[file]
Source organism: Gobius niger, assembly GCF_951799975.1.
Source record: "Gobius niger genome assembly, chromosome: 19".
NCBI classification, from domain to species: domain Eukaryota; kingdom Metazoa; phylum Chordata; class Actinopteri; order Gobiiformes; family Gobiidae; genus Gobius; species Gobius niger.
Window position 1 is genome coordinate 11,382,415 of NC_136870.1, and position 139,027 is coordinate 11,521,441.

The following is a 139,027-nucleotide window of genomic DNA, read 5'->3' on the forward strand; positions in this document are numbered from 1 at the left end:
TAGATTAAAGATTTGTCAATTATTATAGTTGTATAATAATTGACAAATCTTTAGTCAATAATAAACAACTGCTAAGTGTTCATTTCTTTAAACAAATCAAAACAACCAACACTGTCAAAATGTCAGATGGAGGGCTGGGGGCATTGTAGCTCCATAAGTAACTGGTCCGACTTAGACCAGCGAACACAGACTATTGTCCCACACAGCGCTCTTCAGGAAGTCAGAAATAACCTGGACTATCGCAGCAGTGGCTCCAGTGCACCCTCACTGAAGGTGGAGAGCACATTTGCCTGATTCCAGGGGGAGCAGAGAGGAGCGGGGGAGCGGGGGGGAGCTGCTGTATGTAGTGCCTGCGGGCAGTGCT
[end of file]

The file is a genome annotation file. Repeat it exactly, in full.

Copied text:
Source organism: Gobius niger, assembly GCF_951799975.1.
Source record: "Gobius niger genome assembly, chromosome: 19".
NCBI classification, from domain to species: domain Eukaryota; kingdom Metazoa; phylum Chordata; class Actinopteri; order Gobiiformes; family Gobiidae; genus Gobius; species Gobius niger.
Window position 1 is genome coordinate 11,382,415 of NC_136870.1, and position 139,027 is coordinate 11,521,441.

The following is a 139,027-nucleotide window of genomic DNA, read 5'->3' on the forward strand; positions in this document are numbered from 1 at the left end:
TAGATTAAAGATTTGTCAATTATTATAGTTGTATAATAATTGACAAATCTTTAGTCAATAATAAACAACTGCTAAGTGTTCATTTCTTTAAACAAATCAAAACAACCAACACTGTCAAAATGTCAGATGGAGGGCTGGGGGCATTGTAGCTCCATAAGTAACTGGTCCGACTTAGACCAGCGAACACAGACTATTGTCCCACACAGCGCTCTTCAGGAAGTCAGAAATAACCTGGACTATCGCAGCAGTGGCTCCAGTGCACCCTCACTGAAGGTGGAGAGCACATTTGCCTGATTCCAGGGGGAGCAGAGAGGAGCGGGGGAGCGGGGGGGAGCTGCTGTATGTAGTGCCTGCGGGCAGTGCT